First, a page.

Earlier this spring, the Miami New Times published twoarticles about a teenage runaway who posed as a then-nineteen-year-old stripper from Nevada for Internet porn giant Reality Kings. According to news reports, last year the then-fifteen-year-old stole the identity of Tyler Chanel Evans, who had helped her out only to have her identification card – and her entire identity – stolen. The runaway delinquent then proceeded to rack up a criminal record using Evans’ name, causing the victim to be arrested several times for crimes she did not commit.
While the proposed corporate tax holiday was dumped out of the debt ceiling agreement doesn’t mean it’s dead. What’s a corporate tax holiday you ask? Here’s a little history from Matt Taibbi of Rolling Stone:
For those who don’t know about it, tax repatriation is one of the all-time long cons and also one of the most supremely evil achievements of the Washington lobbying community, which has perhaps told more shameless lies about this one topic than about any other in modern history – which is saying a lot, considering the many absurd things that are said and done by lobbyists in our nation’s capital.
Here’s how it works: the tax laws say that companies can avoid paying taxes as long as they keep their profits overseas. Whenever that money comes back to the U.S., the companies have to pay taxes on it.
Think of it as a gigantic global IRA. Companies that put their profits in the offshore IRA can leave them there indefinitely with no tax consequence. Then, when they cash out, they pay the tax.
Only there’s a catch. In 2004, the corporate lobby got together and major employers like Cisco and Apple and GE begged congress to give them a “one-time” tax holiday, arguing that they would use the savings to create jobs. Congress, shamefully, relented, and a tax holiday was declared. Now companies paid about 5 percent in taxes, instead of 35-40 percent.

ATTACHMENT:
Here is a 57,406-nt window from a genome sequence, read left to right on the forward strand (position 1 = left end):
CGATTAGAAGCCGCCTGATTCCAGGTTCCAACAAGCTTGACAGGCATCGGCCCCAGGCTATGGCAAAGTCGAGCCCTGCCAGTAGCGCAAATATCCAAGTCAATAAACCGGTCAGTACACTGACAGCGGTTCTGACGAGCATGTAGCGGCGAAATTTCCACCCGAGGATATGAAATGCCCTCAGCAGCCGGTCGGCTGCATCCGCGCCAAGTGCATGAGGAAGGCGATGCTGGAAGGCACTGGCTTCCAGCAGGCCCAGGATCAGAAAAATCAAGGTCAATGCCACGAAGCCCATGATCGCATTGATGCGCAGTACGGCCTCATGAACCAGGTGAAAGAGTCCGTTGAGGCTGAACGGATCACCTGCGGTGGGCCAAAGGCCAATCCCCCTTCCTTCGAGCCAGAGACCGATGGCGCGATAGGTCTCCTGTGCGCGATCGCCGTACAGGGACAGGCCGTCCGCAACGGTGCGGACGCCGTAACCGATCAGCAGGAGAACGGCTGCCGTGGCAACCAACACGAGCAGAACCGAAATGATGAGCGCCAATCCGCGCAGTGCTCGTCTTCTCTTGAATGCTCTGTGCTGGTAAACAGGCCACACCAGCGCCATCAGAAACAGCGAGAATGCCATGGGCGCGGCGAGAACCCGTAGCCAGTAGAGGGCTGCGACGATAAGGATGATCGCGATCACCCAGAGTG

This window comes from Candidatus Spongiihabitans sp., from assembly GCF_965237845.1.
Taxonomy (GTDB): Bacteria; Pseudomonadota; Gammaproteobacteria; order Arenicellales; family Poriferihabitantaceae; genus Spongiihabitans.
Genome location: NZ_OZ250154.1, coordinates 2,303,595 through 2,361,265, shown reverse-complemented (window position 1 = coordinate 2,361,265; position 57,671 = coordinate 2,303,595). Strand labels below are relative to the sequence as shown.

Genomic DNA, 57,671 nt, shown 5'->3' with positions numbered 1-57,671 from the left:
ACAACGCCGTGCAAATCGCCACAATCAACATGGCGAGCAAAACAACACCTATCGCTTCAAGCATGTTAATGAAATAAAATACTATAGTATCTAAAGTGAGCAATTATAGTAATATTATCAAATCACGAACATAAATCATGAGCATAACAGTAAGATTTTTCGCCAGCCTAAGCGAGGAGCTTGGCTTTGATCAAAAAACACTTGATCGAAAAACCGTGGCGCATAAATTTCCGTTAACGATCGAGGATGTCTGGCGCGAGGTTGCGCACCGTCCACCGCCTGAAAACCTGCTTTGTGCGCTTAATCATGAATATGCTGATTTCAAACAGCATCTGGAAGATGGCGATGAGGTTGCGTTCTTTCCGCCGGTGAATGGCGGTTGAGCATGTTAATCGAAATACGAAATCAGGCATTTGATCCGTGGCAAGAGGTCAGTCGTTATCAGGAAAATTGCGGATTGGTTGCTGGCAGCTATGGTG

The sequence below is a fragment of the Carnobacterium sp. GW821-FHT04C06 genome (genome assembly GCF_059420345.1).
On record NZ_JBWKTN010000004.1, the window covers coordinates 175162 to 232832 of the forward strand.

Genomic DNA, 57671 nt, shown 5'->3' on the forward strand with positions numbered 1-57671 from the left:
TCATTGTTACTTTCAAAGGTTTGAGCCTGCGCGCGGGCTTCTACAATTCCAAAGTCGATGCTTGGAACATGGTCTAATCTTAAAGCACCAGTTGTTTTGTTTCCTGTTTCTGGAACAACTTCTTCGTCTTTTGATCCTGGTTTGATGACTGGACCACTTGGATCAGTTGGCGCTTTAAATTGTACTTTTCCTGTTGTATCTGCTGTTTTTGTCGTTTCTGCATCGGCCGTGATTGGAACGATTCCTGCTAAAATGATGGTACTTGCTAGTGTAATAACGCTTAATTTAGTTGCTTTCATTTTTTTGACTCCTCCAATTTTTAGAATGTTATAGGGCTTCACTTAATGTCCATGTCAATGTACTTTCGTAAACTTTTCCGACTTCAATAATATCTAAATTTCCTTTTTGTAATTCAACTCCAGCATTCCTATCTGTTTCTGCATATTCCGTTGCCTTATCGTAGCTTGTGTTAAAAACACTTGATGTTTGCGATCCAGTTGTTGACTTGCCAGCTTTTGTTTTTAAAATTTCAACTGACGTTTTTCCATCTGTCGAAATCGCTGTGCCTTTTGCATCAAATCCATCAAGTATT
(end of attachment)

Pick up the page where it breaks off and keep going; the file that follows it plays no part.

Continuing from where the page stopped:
Money streamed back into America. But the companies did not use the savings to create jobs. Instead, they mostly just turned it into executive bonuses and ate the extra cash. Some of those companies promising waves of new hires have already committed to massive layoffs..
Now, there is a proposed bill that would lower the corporate tax rate to 5.25% for all profits that are brought back to the US. Needless to say it didn’t create one job in 2004 and it won’t this time either.
More from Taibbi:
For people interested in this story, I definitely recommend reading this Bloomberg article focusing on Cisco, one of the biggest lobbyers in favor of the tax holiday. This is a company whose CEO, John Chambers, wrote an editorial last October in the Wall Street Journal predicting that the tax holiday would generate a trillion dollars in repatriated earnings, money that Chambers insisted would outdo even Barack Obama’s stimulus as a job-creation engine:
The amount of corporate cash that would come flooding into the country could be larger than the entire federal stimulus package, and it could be used for creating jobs, investing in research, building plants, purchasing equipment, and other uses.
And yet: Chambers’s company, Cisco, would not commit to creating so much as a single job if the tax holiday is passed. As it is, the company has already committed to a wave of layoffs. When asked a question about Cisco’s plans w/regard to a potential tax holiday, the company’s spokesman, John Earhardt, declined to answer. From the Bloomberg piece:
It’s unclear whether any jobs would come from Cisco, which announced plans in May to shed an unspecified number of workers. Earnhardt, the spokesman, declined to comment on hiring plans for the company, whose customers include Verizon Communications Inc. (VZ) and AT&T Inc. (T)
There is little doubt that if this bill passes, Obama will sign it.
Those of you that read this regular series know that I am from Hackett, Arkansas, just a mile of so from the Oklahoma border, and just about 10 miles south of the Arkansas River. It was a redneck sort of place, and just zoom onto my previous posts to understand a bit about it.
I never write about living people except with their express permission, but since he is long gone, he is fair game. He was not really an uncle, but rather was my great uncle, the brother to my paternal grandfather. I always called him Uncle Bill, but did not know him very well, and hardly at all until his old age.
Uncle Bill was always nice to me, and I liked that. When I grew to know him, he lived in the little, shabby rent house up the street.